Neighbor Charged With Firing Shots At Meriden Mosque
A Meriden man was ordered held without bond Friday after being charged with firing several shots into a mosque in response to the November attacks in Paris.
Ted Hakey Jr., 48, was arrested Thursday night at his home, which is next to the Baitul Aman Mosque.
He appeared in U.S. District Court in New Haven on Friday on charges of intentionally damaging religious property. A detention hearing was scheduled for Monday.
Prosecutors allege Hakey shot at the mosque at about 2 a.m. on Nov. 14, 2015, hours after the attacks in France by Islamic extremists.
Hakey told investigators he had about 10 drinks the night of Nov. 13, learned about the Paris attacks after firing at the mosque and did not harbor any ill feelings toward Muslims, according to an arrest affidavit.
But a comment posted on his Facebook page in January 2014 read, "I hate Muslims," according to the arrest warrant affidavit.
Four bullets hit the mosque, three penetrated the building and one passed through a "prayer area" before exiting through an exterior wall, authorities said. No one was inside the mosque at the time and no one was injured.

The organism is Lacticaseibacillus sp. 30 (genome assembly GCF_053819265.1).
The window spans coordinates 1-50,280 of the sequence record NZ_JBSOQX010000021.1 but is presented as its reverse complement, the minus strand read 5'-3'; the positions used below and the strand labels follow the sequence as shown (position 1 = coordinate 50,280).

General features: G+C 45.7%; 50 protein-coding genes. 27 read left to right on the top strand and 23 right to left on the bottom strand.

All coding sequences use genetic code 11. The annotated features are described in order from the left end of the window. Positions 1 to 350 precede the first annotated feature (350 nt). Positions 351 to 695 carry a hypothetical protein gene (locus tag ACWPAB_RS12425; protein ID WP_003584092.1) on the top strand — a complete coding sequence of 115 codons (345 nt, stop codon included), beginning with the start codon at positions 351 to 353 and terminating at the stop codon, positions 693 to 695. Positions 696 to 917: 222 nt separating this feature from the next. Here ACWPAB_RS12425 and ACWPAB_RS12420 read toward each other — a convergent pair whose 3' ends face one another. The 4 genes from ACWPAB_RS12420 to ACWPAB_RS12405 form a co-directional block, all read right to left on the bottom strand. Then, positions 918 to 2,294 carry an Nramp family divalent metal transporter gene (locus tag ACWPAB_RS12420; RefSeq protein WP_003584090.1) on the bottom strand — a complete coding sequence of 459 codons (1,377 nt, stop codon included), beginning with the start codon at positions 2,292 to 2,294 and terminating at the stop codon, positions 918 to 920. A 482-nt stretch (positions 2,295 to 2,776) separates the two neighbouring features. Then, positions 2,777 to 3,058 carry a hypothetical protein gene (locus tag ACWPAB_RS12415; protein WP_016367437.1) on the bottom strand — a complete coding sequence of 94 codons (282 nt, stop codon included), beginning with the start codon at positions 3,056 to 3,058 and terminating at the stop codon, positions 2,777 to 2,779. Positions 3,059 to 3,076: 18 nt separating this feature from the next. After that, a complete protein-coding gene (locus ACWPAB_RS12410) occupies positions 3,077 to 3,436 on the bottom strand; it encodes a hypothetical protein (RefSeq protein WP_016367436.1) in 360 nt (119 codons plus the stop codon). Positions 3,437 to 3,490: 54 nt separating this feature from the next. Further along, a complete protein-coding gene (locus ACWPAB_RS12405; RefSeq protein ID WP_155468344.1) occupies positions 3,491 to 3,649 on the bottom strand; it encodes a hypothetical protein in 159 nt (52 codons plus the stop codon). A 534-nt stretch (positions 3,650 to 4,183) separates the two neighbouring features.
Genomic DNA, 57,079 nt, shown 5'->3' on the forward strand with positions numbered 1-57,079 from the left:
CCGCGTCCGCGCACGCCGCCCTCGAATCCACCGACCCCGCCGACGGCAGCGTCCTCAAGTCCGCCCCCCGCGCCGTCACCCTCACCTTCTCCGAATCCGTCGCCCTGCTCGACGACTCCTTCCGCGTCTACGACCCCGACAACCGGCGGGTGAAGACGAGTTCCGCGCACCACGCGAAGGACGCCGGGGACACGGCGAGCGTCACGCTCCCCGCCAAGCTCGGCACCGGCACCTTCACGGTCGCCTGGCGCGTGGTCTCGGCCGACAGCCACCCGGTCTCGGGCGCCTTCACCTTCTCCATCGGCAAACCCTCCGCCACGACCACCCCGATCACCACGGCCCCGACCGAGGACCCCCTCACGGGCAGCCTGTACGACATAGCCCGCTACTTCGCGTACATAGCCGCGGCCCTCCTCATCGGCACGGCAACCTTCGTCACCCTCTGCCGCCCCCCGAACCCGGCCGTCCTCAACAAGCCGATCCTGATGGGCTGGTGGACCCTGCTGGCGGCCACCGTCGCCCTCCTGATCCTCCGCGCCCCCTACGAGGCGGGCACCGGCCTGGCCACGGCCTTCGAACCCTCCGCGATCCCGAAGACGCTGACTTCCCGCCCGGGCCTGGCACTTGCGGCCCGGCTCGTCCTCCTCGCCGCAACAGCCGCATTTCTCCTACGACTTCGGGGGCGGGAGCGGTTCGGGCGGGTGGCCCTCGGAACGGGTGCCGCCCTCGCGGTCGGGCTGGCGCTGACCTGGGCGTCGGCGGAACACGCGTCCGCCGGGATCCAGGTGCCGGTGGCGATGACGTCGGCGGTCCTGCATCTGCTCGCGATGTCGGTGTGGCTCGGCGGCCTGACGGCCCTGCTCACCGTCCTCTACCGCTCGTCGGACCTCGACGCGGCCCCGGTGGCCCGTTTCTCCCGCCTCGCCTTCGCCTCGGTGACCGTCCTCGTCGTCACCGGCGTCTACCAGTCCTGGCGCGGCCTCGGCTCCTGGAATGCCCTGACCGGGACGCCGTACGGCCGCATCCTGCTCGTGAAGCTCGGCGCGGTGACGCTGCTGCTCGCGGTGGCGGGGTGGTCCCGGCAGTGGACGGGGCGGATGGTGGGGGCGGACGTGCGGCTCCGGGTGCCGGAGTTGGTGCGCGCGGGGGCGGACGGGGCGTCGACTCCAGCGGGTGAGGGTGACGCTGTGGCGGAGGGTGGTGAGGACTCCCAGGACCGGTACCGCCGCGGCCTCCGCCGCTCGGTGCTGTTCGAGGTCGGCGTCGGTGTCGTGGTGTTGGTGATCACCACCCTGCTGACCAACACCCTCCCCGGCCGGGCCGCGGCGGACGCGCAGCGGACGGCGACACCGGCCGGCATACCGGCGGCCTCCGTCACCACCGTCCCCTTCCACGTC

"All citizens of this earth should be free to worship without fear of violence," U.S. Attorney Deidre Daly said. "As Americans, we must not let fear drive us away from our values and toward hateful and divisive acts against others."
A total of 24 firearms were seized from Hakey's house, authorities said.
Hakey gave mostly yes or no answers to a series of questions Friday from the U.S. Magistrate Judge Sarah A.L. Merriam. A message seeking comment was left for his attorney, Jeffrey B. Cohen.
Hakey could face up to 20 years in prison and a $250,000 fine if convicted.
Gov. Dannel P. Malloy and U.S. Rep. Elizabeth Esty were among those who attended special services at the mosque shortly after the incident.
Dr. Mohammed Qureshi, president of the Connecticut chapter of the Ahmadiyya Muslim Community, said Hakey would be forgiven and welcome at the mosque.
"We believe Islam has a peaceful message," Qureshi told the Hartford Courant. "We want to extend our feelings of peace to him as well."